From bunions to broken toes, local foot and ankle surgeon has heard it all
“Don’t cross your eyes, they’ll stay that way!”
Old wives’ tales and myths like that example are fun to laugh at. We believed them as children. “Step on a crack and you’ll break your mother’s back.” But there are other myths that are no laughing matter, especially when they involve your health.
From bunions to broken toes, foot and ankle surgeon Jeff Merrill DPM, FACFAS, has heard it all. Dr. Merrill treats patients in Klamath Falls. He shares five myths about foot care and the realities behind them.
Myth: Cutting a notch (a “V”) in a toenail will relieve the pain of ingrown toenails.
Reality: When a toenail is ingrown, the nail curves downward and grows into the skin. Cutting a “V” in the toenail does not affect its growth. New nail growth will continue to curve downward. Cutting a “V” may actually cause more problems and is painful in many cases.
Myth: My foot or ankle can’t be broken if I can walk on it.
Reality: It’s entirely possible to walk on a foot or ankle with a broken bone. “It depends on your threshold for pain, as well as the severity of the injury,” says Dr. Merrill. But it’s not a smart idea. Walking with a broken bone can cause further damage.
It is crucial to stay off an injured foot until diagnosis by a foot and ankle surgeon. Until then, apply ice and elevate the foot to reduce pain.
Myth: Shoes cause bunions.
Reality: Bunions are most often caused by an inherited faulty mechanical structure of the foot. It is not the bunion itself that is inherited, but certain foot types make a person prone to developing a bunion. While wearing shoes that crowd the toes together can, over time, make bunions more painful, shoes themselves do not cause bunions.
Although some treatments can ease the pain of bunions, only surgery can correct the deformity.
Myth: A doctor can’t fix a broken toe.
Reality: Nineteen of the 26 bones in the foot are toe bones.
“What I tell patients is, there are things we can do to make a broken toe heal better and prevent problems later on, like arthritis or toe deformities,” Dr. Merrill says.
Broken toes that aren’t treated correctly can also make walking and wearing shoes difficult. A foot and ankle surgeon will x-ray the toe to learn more about the fracture. If the broken toe is out of alignment, the surgeon may have to insert a pin, screw or plate to reposition the bone.
Myth: Corns have roots.
Reality: A corn is a small build-up of skin caused by friction. Dr. Merrill says many corns result from a hammertoe deformity, where the toe knuckle rubs against the shoe. The only way to eliminate these corns is to surgically correct the hammertoe condition.
Unlike a callus, a corn has a central core of hard material. But corns do not have roots. Attempting to cut off a corn or applying medicated corn pads can lead to serious infection or even amputation. A foot and ankle surgeon can safely evaluate and treat corns and the conditions contributing to them.
To make an appointment with Dr. Merrill, contact his office at 541-850-6463 or visit his Web site at www.klamathfallsfootandankle.com. For additional foot care myths, visit the American College of Foot and Ankle Surgeons’ consumer Web site, FootHealthFacts.org.
Bring your sore toes to Klamath Falls Foot & Ankle, LLC
Ingrown nails are essentially a battle for real estate on your toe. The nail fold, or skin adjacent to your nail, and the actual nail itself want to occupy the same location. The fight for this area is sometimes exacerbated when we cut our nails and leave a jagged edge in the corner of the nail. Oftentimes we are able to relieve the symptoms by cutting the jagged edge of the corner of the nail to relieve pain.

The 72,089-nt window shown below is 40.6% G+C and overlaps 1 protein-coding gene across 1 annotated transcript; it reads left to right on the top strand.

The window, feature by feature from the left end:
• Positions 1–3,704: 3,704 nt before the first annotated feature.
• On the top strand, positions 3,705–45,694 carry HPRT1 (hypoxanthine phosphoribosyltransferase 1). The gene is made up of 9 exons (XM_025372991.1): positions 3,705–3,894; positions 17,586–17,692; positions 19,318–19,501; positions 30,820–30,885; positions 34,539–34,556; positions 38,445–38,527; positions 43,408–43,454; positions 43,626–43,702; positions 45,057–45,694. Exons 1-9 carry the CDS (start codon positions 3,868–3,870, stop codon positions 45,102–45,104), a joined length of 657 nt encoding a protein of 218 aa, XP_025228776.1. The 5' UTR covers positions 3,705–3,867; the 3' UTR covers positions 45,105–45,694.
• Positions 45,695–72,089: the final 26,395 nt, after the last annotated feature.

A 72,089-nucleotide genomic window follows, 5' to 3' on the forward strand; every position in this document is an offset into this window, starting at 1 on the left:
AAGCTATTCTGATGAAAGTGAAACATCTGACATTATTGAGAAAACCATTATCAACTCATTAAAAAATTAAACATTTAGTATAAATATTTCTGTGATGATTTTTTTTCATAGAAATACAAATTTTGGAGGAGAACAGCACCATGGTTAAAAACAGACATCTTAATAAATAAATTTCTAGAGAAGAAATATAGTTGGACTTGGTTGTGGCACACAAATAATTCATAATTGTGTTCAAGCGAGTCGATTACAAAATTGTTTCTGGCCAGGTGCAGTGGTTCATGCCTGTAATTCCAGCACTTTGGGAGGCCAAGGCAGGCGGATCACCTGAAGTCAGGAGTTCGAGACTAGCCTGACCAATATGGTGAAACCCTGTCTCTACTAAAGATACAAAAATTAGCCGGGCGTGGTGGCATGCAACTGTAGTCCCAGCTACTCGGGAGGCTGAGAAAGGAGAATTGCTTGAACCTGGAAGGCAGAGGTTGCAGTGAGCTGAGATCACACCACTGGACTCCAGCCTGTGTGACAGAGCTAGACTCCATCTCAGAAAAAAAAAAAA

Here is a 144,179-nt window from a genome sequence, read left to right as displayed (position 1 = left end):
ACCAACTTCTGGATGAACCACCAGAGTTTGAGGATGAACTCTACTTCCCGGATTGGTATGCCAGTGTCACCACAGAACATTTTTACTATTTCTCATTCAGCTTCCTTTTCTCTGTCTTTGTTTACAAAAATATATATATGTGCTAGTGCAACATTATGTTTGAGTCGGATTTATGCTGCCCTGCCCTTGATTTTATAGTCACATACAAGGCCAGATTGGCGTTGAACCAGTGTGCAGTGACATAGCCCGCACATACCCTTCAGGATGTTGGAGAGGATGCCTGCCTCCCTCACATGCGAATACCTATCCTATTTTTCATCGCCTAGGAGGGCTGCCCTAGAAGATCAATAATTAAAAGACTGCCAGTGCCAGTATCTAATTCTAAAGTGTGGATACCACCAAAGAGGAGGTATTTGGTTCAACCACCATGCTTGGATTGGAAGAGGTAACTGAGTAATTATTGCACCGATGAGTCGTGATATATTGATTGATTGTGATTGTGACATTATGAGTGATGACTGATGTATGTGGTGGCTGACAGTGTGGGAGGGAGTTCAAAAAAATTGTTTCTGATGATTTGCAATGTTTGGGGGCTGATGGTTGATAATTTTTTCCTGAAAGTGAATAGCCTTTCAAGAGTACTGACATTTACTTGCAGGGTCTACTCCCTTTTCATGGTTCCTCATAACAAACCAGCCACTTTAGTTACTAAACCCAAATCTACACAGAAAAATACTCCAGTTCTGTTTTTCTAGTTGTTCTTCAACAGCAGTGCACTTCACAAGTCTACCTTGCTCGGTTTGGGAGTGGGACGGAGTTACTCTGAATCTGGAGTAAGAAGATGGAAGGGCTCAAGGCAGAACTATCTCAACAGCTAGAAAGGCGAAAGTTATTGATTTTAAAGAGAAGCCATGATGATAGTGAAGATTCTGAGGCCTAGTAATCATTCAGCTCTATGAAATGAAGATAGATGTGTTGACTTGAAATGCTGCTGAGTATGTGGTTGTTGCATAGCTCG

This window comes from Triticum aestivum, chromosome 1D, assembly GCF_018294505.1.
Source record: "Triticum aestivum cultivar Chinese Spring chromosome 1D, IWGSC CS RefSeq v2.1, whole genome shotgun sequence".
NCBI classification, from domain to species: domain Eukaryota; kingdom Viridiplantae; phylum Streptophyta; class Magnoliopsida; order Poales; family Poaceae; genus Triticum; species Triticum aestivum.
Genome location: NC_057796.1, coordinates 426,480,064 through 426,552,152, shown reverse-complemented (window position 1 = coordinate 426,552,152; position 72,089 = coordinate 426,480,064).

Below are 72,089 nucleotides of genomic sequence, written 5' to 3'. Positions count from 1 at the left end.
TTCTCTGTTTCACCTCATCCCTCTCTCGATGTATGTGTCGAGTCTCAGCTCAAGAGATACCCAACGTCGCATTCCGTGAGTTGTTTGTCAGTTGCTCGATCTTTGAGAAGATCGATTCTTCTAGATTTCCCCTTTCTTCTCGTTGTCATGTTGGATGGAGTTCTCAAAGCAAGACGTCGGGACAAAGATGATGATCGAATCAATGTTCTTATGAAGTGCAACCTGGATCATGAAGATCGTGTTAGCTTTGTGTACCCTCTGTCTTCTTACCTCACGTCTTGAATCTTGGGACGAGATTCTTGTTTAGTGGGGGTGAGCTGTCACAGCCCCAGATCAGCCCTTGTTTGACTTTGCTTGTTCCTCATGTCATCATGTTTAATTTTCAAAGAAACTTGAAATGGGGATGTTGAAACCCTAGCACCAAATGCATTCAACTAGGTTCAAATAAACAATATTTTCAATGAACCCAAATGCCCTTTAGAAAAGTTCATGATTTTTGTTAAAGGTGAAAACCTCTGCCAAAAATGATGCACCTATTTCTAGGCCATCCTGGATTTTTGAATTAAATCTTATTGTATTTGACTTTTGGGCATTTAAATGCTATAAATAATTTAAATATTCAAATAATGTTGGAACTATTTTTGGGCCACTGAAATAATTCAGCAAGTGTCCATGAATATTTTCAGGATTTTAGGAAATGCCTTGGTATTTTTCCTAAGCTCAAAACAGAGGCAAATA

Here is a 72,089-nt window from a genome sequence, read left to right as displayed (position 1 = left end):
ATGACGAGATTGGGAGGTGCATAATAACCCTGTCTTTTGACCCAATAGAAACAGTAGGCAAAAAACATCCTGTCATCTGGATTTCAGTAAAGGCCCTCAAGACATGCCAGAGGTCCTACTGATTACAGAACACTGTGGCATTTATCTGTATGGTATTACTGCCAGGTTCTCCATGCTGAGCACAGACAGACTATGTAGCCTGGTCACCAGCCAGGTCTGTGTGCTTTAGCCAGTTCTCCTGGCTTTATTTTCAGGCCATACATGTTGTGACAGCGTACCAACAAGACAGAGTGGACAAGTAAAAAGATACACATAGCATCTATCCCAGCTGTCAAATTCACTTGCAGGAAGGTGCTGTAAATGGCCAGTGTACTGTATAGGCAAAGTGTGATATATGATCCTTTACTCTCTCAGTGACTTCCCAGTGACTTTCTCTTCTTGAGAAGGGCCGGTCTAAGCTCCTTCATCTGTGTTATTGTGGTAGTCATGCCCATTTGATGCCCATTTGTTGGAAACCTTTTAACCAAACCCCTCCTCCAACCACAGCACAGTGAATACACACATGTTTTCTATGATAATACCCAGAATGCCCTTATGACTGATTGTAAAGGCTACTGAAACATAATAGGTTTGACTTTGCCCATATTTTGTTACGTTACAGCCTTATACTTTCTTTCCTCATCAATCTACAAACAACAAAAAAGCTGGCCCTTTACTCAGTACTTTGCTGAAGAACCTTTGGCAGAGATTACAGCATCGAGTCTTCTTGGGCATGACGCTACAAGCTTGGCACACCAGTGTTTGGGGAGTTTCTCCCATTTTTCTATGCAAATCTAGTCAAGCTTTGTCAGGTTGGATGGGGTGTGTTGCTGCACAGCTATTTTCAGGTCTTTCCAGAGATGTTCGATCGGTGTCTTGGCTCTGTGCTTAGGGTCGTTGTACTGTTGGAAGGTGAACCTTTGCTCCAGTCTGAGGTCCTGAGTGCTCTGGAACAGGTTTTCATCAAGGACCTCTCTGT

However, when a person develops an ingrown nail multiple times, the first questions to ask are, "Am I cutting the nail properly?" and "Do I allow the edge of the nail to grow out past the nail fold, or do I cut the nail deep into the corner?" The second thought to consider is, "Perhaps I should have the painful portion of the nail removed permanently so the ingrown nail never causes pain again." With the use of a chemical to eradicate the root of the nail, there is almost no chance that the painful border will ever grow back. The procedure takes about 30 minutes and is done in our office. If you happen to suffer from recurrent ingrown toenails, we look forward to serving you and freeing you from this pesky, painful problem!
-Jeff Merrill, DPM, FACFAS
Is foot surgery in your future? Today we're sharing some simple tips and two infographics to help you have the best experience possible. Before your surgery, create a personalized plan to minimize your stress following the operation. As you plan, you should consider preparing your home, arranging for transportation for yourself, planning your work schedule, stocking up on groceries, and asking friends and family for help.
Following your surgery, take your pain medication as directed, keep your incision and bandages dry and clean, and follow the instructions you were given on how much weight your can put on your foot. In addition, you can reduce swelling by elevating and icing your foot according to the instructions you received from your podiatrist. Finally, be sure to call your podiatrist if you have any questions or experience any problems. With careful planning and attention to your post-surgery care, you will help to create your best foot surgery experience.
Are you considering foot surgery? Podiatrist Dr. Jeff Merrill provides foot and ankle care for all ages in Klamath Falls. He is certified in foot surgery by the American Board of Foot and Ankle Surgery®. Also, he is board certified with the American Board of Podiatric Medicine.
Klamath Falls Foot and Ankle, LLC Staff